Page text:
Americans have a constitutional right to speak freely. Though, apparently, there are exceptions, or at least in some cases, rules to follow in the process.
Celebrity endorsements help improve sales performance for food and beverages, sports apparel, beauty products and tech devices. Stars also promote crypto, which is where legal complexity merges with obscurity.
Are government guidelines applicable?
The Securities and Exchange Commission (SEC)’s role is to protect investors. As such, the Securities Act of 1933 makes it illegal for anyone to “tout” (publicize) a security unless they describe the “security for a consideration received or to be received, directly or indirectly…without fully disclosing the receipt, whether past or prospective, of such consideration and the amount thereof.”
It’s not enough to let people know you received payment for a crypto ad; you must also expose the amount of money received for your endorsement.
To what extent is the government responsible for sheltering a fan base from making purchasing decisions? One might think due diligence should apply across the board.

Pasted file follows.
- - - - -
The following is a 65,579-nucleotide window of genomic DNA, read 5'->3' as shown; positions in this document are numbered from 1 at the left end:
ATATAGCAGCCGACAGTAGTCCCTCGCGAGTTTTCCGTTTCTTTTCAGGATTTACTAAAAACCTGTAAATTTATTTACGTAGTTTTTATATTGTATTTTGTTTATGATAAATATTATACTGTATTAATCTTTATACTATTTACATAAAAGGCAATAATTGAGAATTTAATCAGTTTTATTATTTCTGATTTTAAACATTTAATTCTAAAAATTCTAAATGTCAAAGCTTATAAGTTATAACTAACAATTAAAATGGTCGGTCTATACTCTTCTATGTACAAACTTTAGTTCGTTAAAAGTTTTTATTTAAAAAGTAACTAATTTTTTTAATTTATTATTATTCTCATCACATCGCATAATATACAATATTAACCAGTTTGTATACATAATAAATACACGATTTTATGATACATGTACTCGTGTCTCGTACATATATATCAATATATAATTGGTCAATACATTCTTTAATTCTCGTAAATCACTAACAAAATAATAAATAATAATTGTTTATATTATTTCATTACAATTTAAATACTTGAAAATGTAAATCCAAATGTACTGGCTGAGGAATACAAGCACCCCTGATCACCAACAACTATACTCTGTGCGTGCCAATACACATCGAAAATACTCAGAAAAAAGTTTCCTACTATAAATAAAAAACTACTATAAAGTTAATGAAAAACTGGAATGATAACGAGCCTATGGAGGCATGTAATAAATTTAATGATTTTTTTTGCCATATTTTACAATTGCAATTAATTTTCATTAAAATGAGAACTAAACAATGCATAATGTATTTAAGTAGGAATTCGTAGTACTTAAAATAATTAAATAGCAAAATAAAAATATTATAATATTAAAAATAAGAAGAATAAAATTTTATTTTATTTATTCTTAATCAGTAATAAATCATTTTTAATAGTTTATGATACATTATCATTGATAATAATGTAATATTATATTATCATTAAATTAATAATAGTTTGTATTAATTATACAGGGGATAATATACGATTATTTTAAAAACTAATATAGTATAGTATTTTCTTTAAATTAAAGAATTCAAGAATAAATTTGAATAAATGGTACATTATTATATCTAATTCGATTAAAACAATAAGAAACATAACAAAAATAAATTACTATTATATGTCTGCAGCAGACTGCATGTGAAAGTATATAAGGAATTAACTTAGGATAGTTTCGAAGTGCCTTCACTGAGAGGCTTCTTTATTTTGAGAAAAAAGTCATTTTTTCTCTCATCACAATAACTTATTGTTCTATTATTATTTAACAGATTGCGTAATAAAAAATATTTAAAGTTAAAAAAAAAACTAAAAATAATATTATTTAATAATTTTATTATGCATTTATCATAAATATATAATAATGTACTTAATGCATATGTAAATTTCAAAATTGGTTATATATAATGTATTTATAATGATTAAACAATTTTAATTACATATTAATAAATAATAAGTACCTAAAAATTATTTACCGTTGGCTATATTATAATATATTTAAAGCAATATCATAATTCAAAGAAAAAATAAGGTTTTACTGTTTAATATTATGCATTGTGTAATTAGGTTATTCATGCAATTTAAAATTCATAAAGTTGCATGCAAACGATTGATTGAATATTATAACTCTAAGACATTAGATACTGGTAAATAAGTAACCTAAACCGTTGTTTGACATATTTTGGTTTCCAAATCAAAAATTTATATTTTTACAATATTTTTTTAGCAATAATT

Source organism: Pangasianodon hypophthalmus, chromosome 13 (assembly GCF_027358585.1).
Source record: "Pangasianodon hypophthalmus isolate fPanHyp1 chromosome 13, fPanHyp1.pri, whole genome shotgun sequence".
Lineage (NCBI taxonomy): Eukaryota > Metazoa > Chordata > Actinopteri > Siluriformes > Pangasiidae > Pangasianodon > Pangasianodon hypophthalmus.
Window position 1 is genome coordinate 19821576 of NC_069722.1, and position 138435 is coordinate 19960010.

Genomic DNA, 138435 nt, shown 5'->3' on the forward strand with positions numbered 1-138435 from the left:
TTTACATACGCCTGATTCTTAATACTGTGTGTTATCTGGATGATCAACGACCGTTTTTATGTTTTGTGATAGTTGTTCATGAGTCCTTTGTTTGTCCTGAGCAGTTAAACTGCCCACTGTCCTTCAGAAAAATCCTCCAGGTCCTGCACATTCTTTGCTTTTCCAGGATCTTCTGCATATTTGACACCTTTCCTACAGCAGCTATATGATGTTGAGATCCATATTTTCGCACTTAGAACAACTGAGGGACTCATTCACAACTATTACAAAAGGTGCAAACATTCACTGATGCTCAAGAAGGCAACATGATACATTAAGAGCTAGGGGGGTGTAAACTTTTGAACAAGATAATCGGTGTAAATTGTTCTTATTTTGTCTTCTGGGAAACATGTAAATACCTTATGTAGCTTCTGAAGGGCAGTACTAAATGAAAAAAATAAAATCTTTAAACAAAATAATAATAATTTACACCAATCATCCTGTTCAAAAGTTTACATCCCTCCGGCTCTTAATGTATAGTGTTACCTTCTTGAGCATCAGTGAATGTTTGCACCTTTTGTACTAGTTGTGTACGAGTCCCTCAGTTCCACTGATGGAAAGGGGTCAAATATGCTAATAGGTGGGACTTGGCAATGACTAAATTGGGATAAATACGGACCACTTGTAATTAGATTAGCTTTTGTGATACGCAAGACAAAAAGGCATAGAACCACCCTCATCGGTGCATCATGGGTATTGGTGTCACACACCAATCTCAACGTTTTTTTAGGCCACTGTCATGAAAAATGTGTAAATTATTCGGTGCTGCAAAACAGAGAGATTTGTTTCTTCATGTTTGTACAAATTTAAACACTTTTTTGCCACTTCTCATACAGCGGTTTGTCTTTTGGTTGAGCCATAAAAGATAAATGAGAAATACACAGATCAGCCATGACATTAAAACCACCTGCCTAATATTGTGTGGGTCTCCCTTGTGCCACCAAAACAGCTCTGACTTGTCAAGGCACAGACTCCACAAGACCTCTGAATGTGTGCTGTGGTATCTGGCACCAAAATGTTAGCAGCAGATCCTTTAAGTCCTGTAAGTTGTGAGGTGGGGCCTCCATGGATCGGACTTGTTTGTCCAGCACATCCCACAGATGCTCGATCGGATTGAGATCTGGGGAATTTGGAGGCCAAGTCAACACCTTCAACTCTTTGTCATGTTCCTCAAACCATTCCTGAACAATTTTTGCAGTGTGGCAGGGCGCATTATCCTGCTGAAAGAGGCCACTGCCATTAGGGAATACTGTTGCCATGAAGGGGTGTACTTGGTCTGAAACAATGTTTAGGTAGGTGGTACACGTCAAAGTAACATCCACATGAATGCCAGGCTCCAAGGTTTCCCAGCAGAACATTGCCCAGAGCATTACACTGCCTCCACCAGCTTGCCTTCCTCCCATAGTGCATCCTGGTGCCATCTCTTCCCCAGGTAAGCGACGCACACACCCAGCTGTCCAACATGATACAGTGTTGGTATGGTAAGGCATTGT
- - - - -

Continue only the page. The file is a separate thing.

Decentralized finance is about as far from regulatory compliance as you can get. That doesn’t stop the SEC from criminalizing influence. However, adherence to securities laws may depend on definitions.
Perhaps agencies will classify “most” cryptocurrencies as securities. In that case, exchange platforms may become “investment brokers” in queue for additional oversight.
Who else would be at risk? Is there a plan to incarcerate coders? And is adopting technological advances really criminal?
It’s virtually impossible to follow policies that haven’t been codified into law. Still, influencers aren’t the only ones who need legal backing to engage in blockchain transactions.
You must protect your interests no matter who suggests you buy a token, coin or any other DeFi classification subject to review. It’s best to get guidance before putting your money – or your mouth – on the line.